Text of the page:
Wood adhesive producers keeping it green and safe

Home Inside FCNews Wood adhesive producers keeping it green and safe

By Louis Iannaco

Volume 26/Number 24; April 15/22, 2013

Taylor says its MS-Plus Advance wood flooring adhesive is a higher performance, safer alternative to urethane wood adhesives.

When it comes to developing the safest, most effective products possible, wood glue manufacturers have been meticulous in creating adhesives that are both effective and environmentally safe for both the installer and homeowner.

According to Dri-Tac’s vice president of technology, Steve Lontchar, the most well-known VOC regulation is California’s South Coast Air Quality Management District’s (SCAQ-MD) VOC Rule 1168 for Adhesive and Sealant applications, which some experts believe is “long overdue for both review and subsequent revision.

“However,” he explained, “this has long been the standard VOC rule for adhesive and sealant products and is referenced in the U.S. Green Building Council’s Leadership in Energy and Environmental Design (LEED) program, as well as other green building systems and codes. Therefore, any revisions must and will be carefully considered and deliberated, as they will undoubtedly have long-lasting impacts on how wood flooring adhesive systems are designed and developed in the future.”

Revisions of this nature “could also influence VOC compliance rules and regulations with other regulatory bodies and agencies,” said Lontchar.

Jack Raidy, president and CEO of W.F. Taylor, said the firm has long recognized the need for low VOC, environmentally favorable wood flooring adhesives, “especially with the historical acceptance of moisture cure urethanes, which have high VOC levels, as well as known hazardous ingredients, i.e. proven respiratory irritant isocyanate compounds.

He noted the EPA as well as state regulators such as California’s Department of Toxic Substance Control (DTSC) are in the process of enacting regulations that will once again affect the way flooring adhesive producers formulate their products.

Recently, through its Action Plan on Methylene Diphenyl Diisocyanate (MDI) and Toluene Diisocyanate (TDI), the EPA has focused on isocyanates in consumer products. The published MDI Action Plan states, in part: “This plan focuses on the potential health effects that may result from exposures to the consumer or self-employed worker while using products containing uncured (unreacted) diisocyanates (e.g., spray applied foam sealants, adhesives and coatings) or incidental exposures to the general population as such products are used in or around buildings including homes or schools.”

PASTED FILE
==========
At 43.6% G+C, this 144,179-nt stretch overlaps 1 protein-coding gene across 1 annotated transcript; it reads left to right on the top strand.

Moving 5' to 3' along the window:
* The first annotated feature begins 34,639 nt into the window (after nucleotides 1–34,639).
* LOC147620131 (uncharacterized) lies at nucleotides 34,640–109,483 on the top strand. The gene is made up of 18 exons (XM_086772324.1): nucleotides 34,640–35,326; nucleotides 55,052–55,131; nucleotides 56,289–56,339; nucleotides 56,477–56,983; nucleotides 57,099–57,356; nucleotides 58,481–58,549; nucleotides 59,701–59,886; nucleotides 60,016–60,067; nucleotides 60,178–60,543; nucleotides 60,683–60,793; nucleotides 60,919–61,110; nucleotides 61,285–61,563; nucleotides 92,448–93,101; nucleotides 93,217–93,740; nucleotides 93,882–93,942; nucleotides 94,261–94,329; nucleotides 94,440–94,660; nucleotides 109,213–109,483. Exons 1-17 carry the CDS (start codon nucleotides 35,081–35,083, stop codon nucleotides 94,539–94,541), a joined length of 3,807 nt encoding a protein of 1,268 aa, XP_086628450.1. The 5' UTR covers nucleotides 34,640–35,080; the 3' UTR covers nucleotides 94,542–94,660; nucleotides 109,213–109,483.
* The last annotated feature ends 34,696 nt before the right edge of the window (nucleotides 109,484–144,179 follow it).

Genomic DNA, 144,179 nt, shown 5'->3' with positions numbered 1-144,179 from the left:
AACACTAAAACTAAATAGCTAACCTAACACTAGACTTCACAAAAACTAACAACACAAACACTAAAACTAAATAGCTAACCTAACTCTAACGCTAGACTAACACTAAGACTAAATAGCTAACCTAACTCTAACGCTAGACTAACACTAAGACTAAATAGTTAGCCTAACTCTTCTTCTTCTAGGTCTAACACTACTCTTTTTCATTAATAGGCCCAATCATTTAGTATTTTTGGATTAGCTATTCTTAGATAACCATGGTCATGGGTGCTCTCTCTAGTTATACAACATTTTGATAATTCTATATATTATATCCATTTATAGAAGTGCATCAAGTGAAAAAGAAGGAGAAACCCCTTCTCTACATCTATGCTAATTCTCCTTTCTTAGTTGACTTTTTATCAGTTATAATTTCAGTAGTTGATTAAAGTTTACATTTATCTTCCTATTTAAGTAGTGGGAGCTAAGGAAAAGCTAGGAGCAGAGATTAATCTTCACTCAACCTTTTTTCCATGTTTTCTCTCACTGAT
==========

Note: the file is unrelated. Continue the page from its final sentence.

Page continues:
California’s DTSC is in the last phases of enacting the “Safer Consumer Products Regulations,” which will focus on chemicals to which consumers are exposed. “It is in final stages of compiling a list of chemicals of concern,” said Raidy, “some of which are used in wood flooring adhesives.”

Earlier this month, at the Bolger Conference Center in Potomac, Md., a conference was held focusing on isocyanates. The purpose of this multidisciplinary international gathering was to identify and discuss the latest knowledge and important issues on the health effects of isocyanates. The conference brought together leading scientific experts, regulators, clinicians, and industry and worker stakeholders from around the world to present and discuss the current state of isocyanates.

According to Raidy, at the end of the conference the general consensus was, in order to minimize exposure, users of products containing isocyanates need to protect themselves by wearing appropriate personal protection equipment (PPE). “These PPEs are easily obtainable in an industrial factory setting where OSHA rules apply. But in a consumer setting, users are not inclined to wear the protective equipment, resulting in increased risk of exposure.

“It therefore behooves the flooring adhesive industry to remove these dangerous chemicals before the regulators force the issue,” he said “This is particularly important because a large portion of wood installations are done in occupied homes (replacement jobs) which make potential exposure to families very real.

Fortunately, the flooring adhesive industry offers alternative installation adhesives that do not contain isocyanates.”

For the Action Plan, visit epa.gov/oppt/existingchemicals/pubs/actionplans.

For more on the DTSC, visit dtsc.ca.gov/SCPRegulations.cfm.

For more on isocyanates, visit isocyanates2012.org.

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